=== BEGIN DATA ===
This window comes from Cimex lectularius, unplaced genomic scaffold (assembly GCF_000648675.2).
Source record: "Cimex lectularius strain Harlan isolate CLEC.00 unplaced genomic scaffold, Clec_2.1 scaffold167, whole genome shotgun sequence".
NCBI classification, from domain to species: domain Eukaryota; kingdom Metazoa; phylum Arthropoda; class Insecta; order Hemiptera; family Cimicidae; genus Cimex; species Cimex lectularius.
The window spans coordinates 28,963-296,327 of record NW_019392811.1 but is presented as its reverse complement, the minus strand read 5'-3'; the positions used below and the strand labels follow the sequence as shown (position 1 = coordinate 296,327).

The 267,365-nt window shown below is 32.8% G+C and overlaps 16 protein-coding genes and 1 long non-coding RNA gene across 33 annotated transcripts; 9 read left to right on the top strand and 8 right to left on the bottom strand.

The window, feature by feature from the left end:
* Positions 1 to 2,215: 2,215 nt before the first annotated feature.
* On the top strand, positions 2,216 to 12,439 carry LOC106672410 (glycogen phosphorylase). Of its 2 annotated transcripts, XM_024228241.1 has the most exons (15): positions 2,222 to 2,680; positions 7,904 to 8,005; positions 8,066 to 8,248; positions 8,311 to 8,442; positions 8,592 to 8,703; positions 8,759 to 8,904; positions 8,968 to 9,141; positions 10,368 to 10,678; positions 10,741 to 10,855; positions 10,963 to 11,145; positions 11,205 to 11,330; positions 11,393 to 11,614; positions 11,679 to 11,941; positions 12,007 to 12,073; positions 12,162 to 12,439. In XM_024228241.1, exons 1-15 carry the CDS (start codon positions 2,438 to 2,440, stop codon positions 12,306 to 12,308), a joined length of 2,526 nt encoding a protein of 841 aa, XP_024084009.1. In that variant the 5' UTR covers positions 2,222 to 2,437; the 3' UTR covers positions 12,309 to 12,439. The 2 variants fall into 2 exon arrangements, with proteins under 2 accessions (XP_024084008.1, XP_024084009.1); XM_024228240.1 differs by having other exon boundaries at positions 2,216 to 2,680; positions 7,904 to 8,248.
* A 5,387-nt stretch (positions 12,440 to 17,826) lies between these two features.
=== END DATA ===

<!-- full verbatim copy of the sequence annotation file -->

This window comes from Cimex lectularius, unplaced genomic scaffold (assembly GCF_000648675.2).
Source record: "Cimex lectularius strain Harlan isolate CLEC.00 unplaced genomic scaffold, Clec_2.1 scaffold167, whole genome shotgun sequence".
NCBI classification, from domain to species: domain Eukaryota; kingdom Metazoa; phylum Arthropoda; class Insecta; order Hemiptera; family Cimicidae; genus Cimex; species Cimex lectularius.
The window spans coordinates 28,963-296,327 of record NW_019392811.1 but is presented as its reverse complement, the minus strand read 5'-3'; the positions used below and the strand labels follow the sequence as shown (position 1 = coordinate 296,327).

The 267,365-nt window shown below is 32.8% G+C and overlaps 16 protein-coding genes and 1 long non-coding RNA gene across 33 annotated transcripts; 9 read left to right on the top strand and 8 right to left on the bottom strand.

The window, feature by feature from the left end:
* Positions 1 to 2,215: 2,215 nt before the first annotated feature.
* On the top strand, positions 2,216 to 12,439 carry LOC106672410 (glycogen phosphorylase). Of its 2 annotated transcripts, XM_024228241.1 has the most exons (15): positions 2,222 to 2,680; positions 7,904 to 8,005; positions 8,066 to 8,248; positions 8,311 to 8,442; positions 8,592 to 8,703; positions 8,759 to 8,904; positions 8,968 to 9,141; positions 10,368 to 10,678; positions 10,741 to 10,855; positions 10,963 to 11,145; positions 11,205 to 11,330; positions 11,393 to 11,614; positions 11,679 to 11,941; positions 12,007 to 12,073; positions 12,162 to 12,439. In XM_024228241.1, exons 1-15 carry the CDS (start codon positions 2,438 to 2,440, stop codon positions 12,306 to 12,308), a joined length of 2,526 nt encoding a protein of 841 aa, XP_024084009.1. In that variant the 5' UTR covers positions 2,222 to 2,437; the 3' UTR covers positions 12,309 to 12,439. The 2 variants fall into 2 exon arrangements, with proteins under 2 accessions (XP_024084008.1, XP_024084009.1); XM_024228240.1 differs by having other exon boundaries at positions 2,216 to 2,680; positions 7,904 to 8,248.
* A 5,387-nt stretch (positions 12,440 to 17,826) lies between these two features.